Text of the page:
Raise the U.S. Minimum Wage – Now!

By Shlomo   Maital

fastfood strike

    Have you wondered, why low-paid American workers, who lost well-paying jobs in manufacturing to Asia and instead got low-paying jobs in services, like fast foods,    have been so passive under exploitation and poverty?

    No longer.    A spontaneous group of fast food workers has  organized, using social networks, and have mounted demonstrations in major cities.  Many earn minimum wage, which in some places is $7.50 an hour.  That means you get $30 a week for a 40 hour work week, or $120 a month — $14,400 a year.   Nobody can survive on that. 

    Is that what they are worth?  Is that commensurate, as economists say, with the value of the marginal product of their labor?    I doubt it, given Macdonald’s fat profits. 

    But wait!   If you raise the minimum wage, you will cause more unemployment and hardship, because the higher the price of something, the less is the demand.  Right?

     Here is what Zeynep Ton writes in Fortune (he’s an adjunct associate professor of operations management at the MIT Sloan School of Management and the author of The Good Jobs Strategy: How the Smartest Companies Invest in Employees to Lower Costs and Boost Profits).

   I studied four retail chains that manage (to pay workers more than minimum wages);   Costco, Trader Joe’s, QuikTrip (a U.S. chain of convenience stores with gas stations), and Mercadona (Spain’s largest supermarket chain). They offer their employees much better jobs than their competitors, all the while keeping their prices low and performing well in all the ways that matter to any business. They have high productivity, great customer service, healthy growth, and excellent returns to their investors. They compete head-on with companies that spend far less on their employees, and they win.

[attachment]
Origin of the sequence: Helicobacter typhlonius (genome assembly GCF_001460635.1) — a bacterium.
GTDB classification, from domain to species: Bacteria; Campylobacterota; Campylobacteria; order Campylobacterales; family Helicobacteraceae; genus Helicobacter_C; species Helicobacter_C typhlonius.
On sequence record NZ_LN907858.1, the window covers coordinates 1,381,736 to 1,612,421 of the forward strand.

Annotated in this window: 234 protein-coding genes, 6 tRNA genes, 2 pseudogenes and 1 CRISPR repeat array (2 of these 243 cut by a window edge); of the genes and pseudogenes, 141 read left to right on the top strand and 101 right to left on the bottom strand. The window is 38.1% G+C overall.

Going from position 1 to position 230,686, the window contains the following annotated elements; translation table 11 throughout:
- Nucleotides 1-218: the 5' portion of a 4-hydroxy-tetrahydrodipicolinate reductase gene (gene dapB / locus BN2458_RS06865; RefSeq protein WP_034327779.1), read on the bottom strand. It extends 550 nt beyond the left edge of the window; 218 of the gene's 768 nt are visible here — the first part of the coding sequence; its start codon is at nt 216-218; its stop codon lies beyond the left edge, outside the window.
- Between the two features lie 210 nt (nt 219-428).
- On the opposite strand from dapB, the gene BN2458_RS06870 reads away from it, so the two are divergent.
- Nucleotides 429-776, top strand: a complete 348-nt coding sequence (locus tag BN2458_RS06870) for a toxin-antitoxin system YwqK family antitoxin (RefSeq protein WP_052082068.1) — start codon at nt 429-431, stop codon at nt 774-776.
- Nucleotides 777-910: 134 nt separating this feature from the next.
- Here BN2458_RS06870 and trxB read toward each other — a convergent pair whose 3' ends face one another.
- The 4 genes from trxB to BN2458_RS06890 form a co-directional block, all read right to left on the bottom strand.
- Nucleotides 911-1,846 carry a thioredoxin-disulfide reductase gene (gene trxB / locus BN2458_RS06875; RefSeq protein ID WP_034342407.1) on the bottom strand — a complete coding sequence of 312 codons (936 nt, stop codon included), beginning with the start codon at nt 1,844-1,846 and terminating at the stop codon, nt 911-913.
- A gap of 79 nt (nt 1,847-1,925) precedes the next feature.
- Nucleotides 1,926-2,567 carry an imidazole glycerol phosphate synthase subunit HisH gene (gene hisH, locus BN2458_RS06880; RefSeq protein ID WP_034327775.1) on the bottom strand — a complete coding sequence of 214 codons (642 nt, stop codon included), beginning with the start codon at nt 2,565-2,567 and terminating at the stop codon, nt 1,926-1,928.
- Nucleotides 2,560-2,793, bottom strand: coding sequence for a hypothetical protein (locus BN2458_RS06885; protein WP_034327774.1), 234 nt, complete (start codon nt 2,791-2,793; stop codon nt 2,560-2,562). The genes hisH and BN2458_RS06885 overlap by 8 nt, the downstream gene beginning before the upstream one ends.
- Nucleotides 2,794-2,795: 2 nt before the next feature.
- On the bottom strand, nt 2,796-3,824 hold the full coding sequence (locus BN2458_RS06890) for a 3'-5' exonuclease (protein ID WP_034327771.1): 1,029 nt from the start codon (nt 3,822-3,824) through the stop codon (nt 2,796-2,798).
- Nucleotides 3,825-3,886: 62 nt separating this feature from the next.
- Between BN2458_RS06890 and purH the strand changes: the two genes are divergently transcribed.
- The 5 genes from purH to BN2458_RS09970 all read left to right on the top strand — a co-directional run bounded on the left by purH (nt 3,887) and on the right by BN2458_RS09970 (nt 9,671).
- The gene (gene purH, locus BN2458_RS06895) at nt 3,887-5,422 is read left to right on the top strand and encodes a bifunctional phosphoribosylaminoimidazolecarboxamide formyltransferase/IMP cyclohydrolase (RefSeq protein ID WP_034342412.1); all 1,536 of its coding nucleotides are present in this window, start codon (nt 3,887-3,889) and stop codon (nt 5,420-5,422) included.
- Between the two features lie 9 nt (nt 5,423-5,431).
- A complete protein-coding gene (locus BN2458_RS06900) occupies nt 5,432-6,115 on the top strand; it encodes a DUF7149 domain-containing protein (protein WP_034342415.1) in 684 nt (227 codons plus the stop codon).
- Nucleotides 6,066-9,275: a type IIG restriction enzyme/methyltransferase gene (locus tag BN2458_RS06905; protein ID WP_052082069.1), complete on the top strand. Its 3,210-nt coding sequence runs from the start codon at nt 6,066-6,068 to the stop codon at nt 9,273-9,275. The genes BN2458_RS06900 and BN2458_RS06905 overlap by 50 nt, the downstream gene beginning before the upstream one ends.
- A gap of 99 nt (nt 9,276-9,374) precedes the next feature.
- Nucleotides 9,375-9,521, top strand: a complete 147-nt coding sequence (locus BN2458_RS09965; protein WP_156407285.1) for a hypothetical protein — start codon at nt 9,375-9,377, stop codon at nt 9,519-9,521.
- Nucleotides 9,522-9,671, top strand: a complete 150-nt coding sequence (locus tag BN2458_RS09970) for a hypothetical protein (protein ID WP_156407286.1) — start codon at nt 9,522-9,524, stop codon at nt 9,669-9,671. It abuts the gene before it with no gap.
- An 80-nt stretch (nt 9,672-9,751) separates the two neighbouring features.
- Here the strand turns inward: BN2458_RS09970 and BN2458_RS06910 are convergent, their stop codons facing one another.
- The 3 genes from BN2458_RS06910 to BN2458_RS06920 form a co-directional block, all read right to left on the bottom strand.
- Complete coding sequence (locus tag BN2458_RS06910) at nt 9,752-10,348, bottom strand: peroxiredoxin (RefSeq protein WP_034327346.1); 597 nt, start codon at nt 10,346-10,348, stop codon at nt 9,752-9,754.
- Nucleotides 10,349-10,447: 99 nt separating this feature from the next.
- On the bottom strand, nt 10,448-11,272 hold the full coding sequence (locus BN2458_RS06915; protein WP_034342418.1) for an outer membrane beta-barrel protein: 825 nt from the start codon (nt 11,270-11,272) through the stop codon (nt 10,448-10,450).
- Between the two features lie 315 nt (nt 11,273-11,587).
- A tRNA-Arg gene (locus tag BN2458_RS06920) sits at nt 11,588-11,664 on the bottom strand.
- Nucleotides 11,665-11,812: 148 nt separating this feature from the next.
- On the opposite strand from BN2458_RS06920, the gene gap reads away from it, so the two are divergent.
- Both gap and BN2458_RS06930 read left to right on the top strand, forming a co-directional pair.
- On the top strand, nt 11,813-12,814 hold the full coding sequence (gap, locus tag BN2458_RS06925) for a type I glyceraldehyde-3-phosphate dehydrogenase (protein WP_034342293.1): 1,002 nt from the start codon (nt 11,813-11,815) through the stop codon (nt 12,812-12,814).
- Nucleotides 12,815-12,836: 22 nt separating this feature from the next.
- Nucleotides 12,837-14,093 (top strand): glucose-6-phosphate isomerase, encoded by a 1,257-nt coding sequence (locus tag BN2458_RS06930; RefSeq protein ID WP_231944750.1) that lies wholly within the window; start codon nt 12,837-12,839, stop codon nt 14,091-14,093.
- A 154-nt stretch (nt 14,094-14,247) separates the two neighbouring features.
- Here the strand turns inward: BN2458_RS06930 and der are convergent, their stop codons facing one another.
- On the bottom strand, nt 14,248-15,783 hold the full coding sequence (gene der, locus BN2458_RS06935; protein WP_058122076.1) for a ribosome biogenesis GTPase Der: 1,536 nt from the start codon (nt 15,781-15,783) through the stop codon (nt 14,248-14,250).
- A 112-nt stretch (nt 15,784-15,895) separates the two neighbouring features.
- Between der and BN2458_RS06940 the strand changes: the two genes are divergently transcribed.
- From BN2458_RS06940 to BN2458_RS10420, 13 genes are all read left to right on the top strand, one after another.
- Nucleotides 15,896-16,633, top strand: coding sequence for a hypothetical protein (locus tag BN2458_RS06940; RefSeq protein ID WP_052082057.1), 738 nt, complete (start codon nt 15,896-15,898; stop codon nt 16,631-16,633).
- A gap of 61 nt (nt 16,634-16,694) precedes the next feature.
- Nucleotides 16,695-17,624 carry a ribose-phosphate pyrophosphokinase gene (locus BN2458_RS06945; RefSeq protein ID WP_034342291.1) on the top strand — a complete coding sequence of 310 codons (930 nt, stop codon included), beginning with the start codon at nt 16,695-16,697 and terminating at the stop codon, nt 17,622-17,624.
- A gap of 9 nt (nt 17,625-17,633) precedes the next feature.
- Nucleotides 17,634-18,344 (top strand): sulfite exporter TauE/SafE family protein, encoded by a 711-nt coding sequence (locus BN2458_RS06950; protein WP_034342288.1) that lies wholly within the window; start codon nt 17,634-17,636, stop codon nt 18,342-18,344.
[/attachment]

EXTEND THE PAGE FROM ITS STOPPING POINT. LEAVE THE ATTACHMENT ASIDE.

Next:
Zeynet Ton notes:    “Nearly one fifth of American workers work in retail and fast food, and they have bad jobs. They earn poverty-level wages, have unpredictable schedules that make it hard to hold on to a second job, and have few opportunities for success and growth. These are not just people who are uneducated or unskilled. In 2010 more than a third of all working adults with jobs that did not pay a living wage had at least some college education or a degree.”

    It’s simple.  To boost a flagging economy, put more income into the hands of those who need it; they spend it, creating demand, more jobs, and by Keynes’ multiplier effect, economic growth.

    Does this sound more logical than the European no-brain austerity program?  And, if nothing else, more fair?

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